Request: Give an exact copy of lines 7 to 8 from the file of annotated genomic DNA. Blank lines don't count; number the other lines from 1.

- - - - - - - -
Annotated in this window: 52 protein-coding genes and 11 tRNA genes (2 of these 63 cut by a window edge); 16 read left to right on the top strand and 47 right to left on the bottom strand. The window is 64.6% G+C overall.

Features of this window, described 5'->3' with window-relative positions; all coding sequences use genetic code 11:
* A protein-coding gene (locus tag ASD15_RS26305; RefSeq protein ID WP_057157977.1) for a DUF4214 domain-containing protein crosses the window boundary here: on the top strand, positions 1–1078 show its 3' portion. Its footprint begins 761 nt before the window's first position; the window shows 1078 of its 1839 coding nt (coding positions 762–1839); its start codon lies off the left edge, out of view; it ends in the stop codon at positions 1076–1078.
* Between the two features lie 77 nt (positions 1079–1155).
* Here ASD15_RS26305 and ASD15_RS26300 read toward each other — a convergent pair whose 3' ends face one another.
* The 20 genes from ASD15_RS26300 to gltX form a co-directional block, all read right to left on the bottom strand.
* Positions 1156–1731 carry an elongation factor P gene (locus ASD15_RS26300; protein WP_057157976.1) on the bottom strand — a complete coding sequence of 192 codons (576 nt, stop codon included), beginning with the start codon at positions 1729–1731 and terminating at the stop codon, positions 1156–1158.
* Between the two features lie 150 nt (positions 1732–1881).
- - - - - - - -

* Positions 1156–1731 carry an elongation factor P gene (locus ASD15_RS26300; protein WP_057157976.1) on the bottom strand — a complete coding sequence of 192 codons (576 nt, stop codon included), beginning with the start codon at positions 1729–1731 and terminating at the stop codon, positions 1156–1158.
* Between the two features lie 150 nt (positions 1732–1881).